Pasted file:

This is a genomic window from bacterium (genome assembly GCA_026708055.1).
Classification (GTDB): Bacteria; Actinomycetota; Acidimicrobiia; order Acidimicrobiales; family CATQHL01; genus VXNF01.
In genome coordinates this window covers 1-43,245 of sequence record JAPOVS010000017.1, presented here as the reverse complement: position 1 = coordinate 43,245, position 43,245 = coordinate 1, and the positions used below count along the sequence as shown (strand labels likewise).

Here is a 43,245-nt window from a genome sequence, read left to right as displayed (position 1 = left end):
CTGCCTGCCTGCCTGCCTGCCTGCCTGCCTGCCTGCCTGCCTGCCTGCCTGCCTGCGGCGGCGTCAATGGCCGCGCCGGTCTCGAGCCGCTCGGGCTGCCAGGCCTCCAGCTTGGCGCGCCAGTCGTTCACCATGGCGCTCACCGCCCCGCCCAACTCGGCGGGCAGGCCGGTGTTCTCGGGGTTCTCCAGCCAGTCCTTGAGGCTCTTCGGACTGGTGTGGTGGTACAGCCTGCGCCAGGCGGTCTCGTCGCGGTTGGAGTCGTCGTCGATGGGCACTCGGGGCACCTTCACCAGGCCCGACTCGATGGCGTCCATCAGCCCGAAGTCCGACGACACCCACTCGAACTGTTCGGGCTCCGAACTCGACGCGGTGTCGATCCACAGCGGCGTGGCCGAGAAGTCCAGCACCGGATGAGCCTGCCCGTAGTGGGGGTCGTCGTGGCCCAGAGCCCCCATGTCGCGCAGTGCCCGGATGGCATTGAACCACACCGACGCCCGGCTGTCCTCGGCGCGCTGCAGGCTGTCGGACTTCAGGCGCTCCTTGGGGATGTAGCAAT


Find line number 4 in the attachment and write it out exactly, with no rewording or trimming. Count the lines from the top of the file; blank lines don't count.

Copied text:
Here is a 43,245-nt window from a genome sequence, read left to right as displayed (position 1 = left end):